Friday, March 16, 2018

Unexpected clear skies and a Messier mini-marathon

Last Sunday evening the skies cleared up, to my surprise, well enough to attempt some astro-photography. Of interest to me that evening was the fact that the portion of the night sky that is laden with galaxies was well up in the sky, the region around the constellation Leo, the Lion.
All images taken with a Meade LX200GPS 8" telescope and a Canon T3i DSLR.

First up to image were two globular star clusters:
(Note: click on the images for a little larger view)

Messier object: M 3 - globular star cluster
Notice the various colors of the stars.

Messier object: M 53 - globular star cluster

And then some "open" star clusters:
Messier object: M 35 - open star cluster

Messier object: M 44 - open star cluster
Notice again the colors of the stars

Messier object: M 67 - open star cluster

NGC 2158

Then a host of galaxies, various shapes and sizes!
Messier object: M 64 galaxy
aka "The Black Eye Galaxy"

Messier object: M 65 galaxy

Messier object: M 66 galaxy

Messier object: M 90 galaxy

Messier object: M 95 barred spiral galaxy

Messier object: M 96 galaxy

Messier object: M 98 galaxy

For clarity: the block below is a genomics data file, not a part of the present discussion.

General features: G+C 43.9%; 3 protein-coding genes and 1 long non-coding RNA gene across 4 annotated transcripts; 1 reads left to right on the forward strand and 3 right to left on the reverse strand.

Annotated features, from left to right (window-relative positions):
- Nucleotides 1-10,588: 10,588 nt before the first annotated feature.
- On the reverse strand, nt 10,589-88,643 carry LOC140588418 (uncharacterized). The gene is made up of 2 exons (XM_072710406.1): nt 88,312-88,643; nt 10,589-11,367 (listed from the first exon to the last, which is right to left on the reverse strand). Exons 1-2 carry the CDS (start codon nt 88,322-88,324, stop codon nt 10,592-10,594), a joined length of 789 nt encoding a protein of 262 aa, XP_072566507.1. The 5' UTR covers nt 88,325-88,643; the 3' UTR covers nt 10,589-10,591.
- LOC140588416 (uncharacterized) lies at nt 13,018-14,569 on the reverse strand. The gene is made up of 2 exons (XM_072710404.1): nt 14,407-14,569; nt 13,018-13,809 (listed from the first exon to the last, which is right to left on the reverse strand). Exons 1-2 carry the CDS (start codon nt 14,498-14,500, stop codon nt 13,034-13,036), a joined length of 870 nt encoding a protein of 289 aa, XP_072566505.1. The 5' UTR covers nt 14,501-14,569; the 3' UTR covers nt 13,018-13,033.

Messier object: M 100 spiral galaxy

The region around M 100 is filled with galaxies!
(satellite streaked the image)

Messier object: M 104 galaxy
aka "The Sombero Galaxy"

NGC 3628 galaxy

Not all galaxies are spiral in nature. Some are called "elliptical" or "lenticular" galaxies". 
They are without any spiral structure. Though not pretty to look at, they are part of the Messier collection of deep sky objects.
Messier object: M 105 elliptical galaxy (upper right)
and the region around it

Messier object: M 60 elliptical galaxy

Messier object: M 85 elliptical galaxy

Messier objects: M 84 and M 86 elliptical galaxies

Messier object: M 87 galaxy

Messier object: M 89 elliptical galaxy

After about 2 hours of imaging 20+ Messier objects and with frost building up on the telescope, I pulled the plug and headed indoors where it was warm!